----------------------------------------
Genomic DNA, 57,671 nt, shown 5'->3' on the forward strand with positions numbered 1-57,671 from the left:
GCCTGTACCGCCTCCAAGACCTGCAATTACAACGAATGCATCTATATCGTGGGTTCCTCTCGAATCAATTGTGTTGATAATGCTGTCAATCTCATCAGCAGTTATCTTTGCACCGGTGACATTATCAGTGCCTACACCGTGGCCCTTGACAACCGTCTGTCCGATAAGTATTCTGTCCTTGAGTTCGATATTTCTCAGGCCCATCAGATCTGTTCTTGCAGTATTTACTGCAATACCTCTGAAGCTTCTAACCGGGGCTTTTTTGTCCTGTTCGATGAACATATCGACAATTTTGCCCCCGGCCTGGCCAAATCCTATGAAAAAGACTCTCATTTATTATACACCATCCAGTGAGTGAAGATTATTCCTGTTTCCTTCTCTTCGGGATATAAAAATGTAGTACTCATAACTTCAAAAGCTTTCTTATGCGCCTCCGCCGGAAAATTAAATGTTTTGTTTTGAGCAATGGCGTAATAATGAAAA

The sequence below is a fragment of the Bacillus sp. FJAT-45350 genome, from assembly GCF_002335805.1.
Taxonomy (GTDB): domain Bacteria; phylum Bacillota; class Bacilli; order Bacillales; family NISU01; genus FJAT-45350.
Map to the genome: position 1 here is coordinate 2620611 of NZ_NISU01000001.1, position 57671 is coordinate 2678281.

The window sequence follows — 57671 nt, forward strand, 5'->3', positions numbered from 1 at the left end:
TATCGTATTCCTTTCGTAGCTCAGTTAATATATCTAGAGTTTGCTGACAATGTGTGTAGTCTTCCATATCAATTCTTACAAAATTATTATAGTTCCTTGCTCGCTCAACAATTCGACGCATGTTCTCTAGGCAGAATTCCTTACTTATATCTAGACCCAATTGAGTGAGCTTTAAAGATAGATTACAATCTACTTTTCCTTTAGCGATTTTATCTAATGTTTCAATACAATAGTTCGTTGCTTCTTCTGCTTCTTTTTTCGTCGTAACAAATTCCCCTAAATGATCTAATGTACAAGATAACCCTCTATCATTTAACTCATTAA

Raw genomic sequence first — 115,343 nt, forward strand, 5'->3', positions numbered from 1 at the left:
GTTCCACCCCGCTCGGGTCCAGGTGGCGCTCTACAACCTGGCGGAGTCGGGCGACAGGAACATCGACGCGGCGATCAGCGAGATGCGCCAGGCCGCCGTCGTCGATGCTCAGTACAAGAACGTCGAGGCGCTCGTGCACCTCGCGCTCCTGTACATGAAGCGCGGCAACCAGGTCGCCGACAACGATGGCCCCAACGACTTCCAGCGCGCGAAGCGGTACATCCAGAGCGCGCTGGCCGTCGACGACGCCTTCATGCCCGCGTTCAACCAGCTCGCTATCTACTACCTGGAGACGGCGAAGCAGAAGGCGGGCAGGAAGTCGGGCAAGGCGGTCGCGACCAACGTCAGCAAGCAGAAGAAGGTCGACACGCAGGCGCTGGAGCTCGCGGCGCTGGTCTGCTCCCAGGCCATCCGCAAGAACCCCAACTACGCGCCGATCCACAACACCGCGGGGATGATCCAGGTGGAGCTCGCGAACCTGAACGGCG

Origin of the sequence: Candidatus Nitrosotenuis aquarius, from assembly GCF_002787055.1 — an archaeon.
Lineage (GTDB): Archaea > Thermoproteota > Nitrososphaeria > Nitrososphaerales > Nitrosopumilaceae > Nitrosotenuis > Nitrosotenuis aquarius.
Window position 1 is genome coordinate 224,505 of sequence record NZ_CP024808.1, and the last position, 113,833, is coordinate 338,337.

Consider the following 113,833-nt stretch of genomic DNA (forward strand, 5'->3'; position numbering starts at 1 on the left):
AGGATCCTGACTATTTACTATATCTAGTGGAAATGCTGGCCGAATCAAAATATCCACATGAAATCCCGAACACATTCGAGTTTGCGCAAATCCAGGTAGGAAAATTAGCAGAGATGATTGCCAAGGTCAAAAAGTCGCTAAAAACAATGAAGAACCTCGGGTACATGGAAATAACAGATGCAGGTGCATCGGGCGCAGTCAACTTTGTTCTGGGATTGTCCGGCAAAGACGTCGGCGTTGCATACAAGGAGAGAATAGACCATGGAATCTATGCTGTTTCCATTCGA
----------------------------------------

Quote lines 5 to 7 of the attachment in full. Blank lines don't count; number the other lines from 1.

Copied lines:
Map to the genome: position 1 here is coordinate 2620611 of NZ_NISU01000001.1, position 57671 is coordinate 2678281.

The window sequence follows — 57671 nt, forward strand, 5'->3', positions numbered from 1 at the left end:
TATCGTATTCCTTTCGTAGCTCAGTTAATATATCTAGAGTTTGCTGACAATGTGTGTAGTCTTCCATATCAATTCTTACAAAATTATTATAGTTCCTTGCTCGCTCAACAATTCGACGCATGTTCTCTAGGCAGAATTCCTTACTTATATCTAGACCCAATTGAGTGAGCTTTAAAGATAGATTACAATCTACTTTTCCTTTAGCGATTTTATCTAATGTTTCAATACAATAGTTCGTTGCTTCTTCTGCTTCTTTTTTCGTCGTAACAAATTCCCCTAAATGATCTAATGTACAAGATAACCCTCTATCATTTAACTCATTAA